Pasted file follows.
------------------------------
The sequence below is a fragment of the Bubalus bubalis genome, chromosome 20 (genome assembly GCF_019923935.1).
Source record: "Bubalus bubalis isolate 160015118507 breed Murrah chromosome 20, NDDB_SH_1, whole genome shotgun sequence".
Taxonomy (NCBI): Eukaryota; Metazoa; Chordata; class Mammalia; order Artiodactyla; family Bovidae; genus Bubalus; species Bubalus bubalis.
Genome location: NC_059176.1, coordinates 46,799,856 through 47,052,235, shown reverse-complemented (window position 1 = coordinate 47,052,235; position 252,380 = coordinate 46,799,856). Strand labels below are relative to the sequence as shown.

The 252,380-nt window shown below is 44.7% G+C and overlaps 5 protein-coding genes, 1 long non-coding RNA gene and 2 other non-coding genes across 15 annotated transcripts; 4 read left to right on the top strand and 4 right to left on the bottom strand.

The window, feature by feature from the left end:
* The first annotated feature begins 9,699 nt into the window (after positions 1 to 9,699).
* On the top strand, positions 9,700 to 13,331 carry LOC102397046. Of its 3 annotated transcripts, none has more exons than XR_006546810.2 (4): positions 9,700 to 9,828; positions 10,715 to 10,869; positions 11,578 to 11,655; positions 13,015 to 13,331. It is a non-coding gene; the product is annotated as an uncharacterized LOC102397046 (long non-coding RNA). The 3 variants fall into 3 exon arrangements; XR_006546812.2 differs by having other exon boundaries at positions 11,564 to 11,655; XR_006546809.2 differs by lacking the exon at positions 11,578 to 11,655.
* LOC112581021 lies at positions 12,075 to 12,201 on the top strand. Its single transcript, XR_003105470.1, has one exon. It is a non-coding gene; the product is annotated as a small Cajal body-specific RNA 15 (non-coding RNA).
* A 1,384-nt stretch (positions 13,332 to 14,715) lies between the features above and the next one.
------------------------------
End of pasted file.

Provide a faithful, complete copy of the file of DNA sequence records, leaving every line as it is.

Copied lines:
The sequence below is a fragment of the Bubalus bubalis genome, chromosome 20 (genome assembly GCF_019923935.1).
Source record: "Bubalus bubalis isolate 160015118507 breed Murrah chromosome 20, NDDB_SH_1, whole genome shotgun sequence".
Taxonomy (NCBI): Eukaryota; Metazoa; Chordata; class Mammalia; order Artiodactyla; family Bovidae; genus Bubalus; species Bubalus bubalis.
Genome location: NC_059176.1, coordinates 46,799,856 through 47,052,235, shown reverse-complemented (window position 1 = coordinate 47,052,235; position 252,380 = coordinate 46,799,856). Strand labels below are relative to the sequence as shown.

The 252,380-nt window shown below is 44.7% G+C and overlaps 5 protein-coding genes, 1 long non-coding RNA gene and 2 other non-coding genes across 15 annotated transcripts; 4 read left to right on the top strand and 4 right to left on the bottom strand.

The window, feature by feature from the left end:
* The first annotated feature begins 9,699 nt into the window (after positions 1 to 9,699).
* On the top strand, positions 9,700 to 13,331 carry LOC102397046. Of its 3 annotated transcripts, none has more exons than XR_006546810.2 (4): positions 9,700 to 9,828; positions 10,715 to 10,869; positions 11,578 to 11,655; positions 13,015 to 13,331. It is a non-coding gene; the product is annotated as an uncharacterized LOC102397046 (long non-coding RNA). The 3 variants fall into 3 exon arrangements; XR_006546812.2 differs by having other exon boundaries at positions 11,564 to 11,655; XR_006546809.2 differs by lacking the exon at positions 11,578 to 11,655.
* LOC112581021 lies at positions 12,075 to 12,201 on the top strand. Its single transcript, XR_003105470.1, has one exon. It is a non-coding gene; the product is annotated as a small Cajal body-specific RNA 15 (non-coding RNA).
* A 1,384-nt stretch (positions 13,332 to 14,715) lies between the features above and the next one.